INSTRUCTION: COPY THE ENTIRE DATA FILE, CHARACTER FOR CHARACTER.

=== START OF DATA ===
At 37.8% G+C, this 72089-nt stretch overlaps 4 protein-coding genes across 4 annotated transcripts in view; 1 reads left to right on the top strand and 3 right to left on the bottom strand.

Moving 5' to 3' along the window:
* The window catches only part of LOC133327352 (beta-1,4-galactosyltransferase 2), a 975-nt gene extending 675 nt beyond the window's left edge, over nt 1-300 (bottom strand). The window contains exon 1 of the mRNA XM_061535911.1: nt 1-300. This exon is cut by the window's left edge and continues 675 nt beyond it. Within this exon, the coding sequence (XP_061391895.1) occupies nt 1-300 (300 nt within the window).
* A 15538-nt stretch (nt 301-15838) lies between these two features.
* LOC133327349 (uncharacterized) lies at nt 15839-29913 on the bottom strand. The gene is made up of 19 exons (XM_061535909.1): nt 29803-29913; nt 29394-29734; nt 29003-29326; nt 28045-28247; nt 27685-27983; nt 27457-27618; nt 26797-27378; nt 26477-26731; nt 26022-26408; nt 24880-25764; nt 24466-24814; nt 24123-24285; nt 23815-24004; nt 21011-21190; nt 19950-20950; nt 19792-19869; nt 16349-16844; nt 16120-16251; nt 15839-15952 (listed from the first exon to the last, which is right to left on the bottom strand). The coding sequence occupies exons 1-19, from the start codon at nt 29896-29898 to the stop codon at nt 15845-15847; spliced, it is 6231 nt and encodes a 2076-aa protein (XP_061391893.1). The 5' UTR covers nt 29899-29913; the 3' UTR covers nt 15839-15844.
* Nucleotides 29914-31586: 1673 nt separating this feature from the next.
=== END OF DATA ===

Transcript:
At 37.8% G+C, this 72089-nt stretch overlaps 4 protein-coding genes across 4 annotated transcripts in view; 1 reads left to right on the top strand and 3 right to left on the bottom strand.

Moving 5' to 3' along the window:
* The window catches only part of LOC133327352 (beta-1,4-galactosyltransferase 2), a 975-nt gene extending 675 nt beyond the window's left edge, over nt 1-300 (bottom strand). The window contains exon 1 of the mRNA XM_061535911.1: nt 1-300. This exon is cut by the window's left edge and continues 675 nt beyond it. Within this exon, the coding sequence (XP_061391895.1) occupies nt 1-300 (300 nt within the window).
* A 15538-nt stretch (nt 301-15838) lies between these two features.
* LOC133327349 (uncharacterized) lies at nt 15839-29913 on the bottom strand. The gene is made up of 19 exons (XM_061535909.1): nt 29803-29913; nt 29394-29734; nt 29003-29326; nt 28045-28247; nt 27685-27983; nt 27457-27618; nt 26797-27378; nt 26477-26731; nt 26022-26408; nt 24880-25764; nt 24466-24814; nt 24123-24285; nt 23815-24004; nt 21011-21190; nt 19950-20950; nt 19792-19869; nt 16349-16844; nt 16120-16251; nt 15839-15952 (listed from the first exon to the last, which is right to left on the bottom strand). The coding sequence occupies exons 1-19, from the start codon at nt 29896-29898 to the stop codon at nt 15845-15847; spliced, it is 6231 nt and encodes a 2076-aa protein (XP_061391893.1). The 5' UTR covers nt 29899-29913; the 3' UTR covers nt 15839-15844.
* Nucleotides 29914-31586: 1673 nt separating this feature from the next.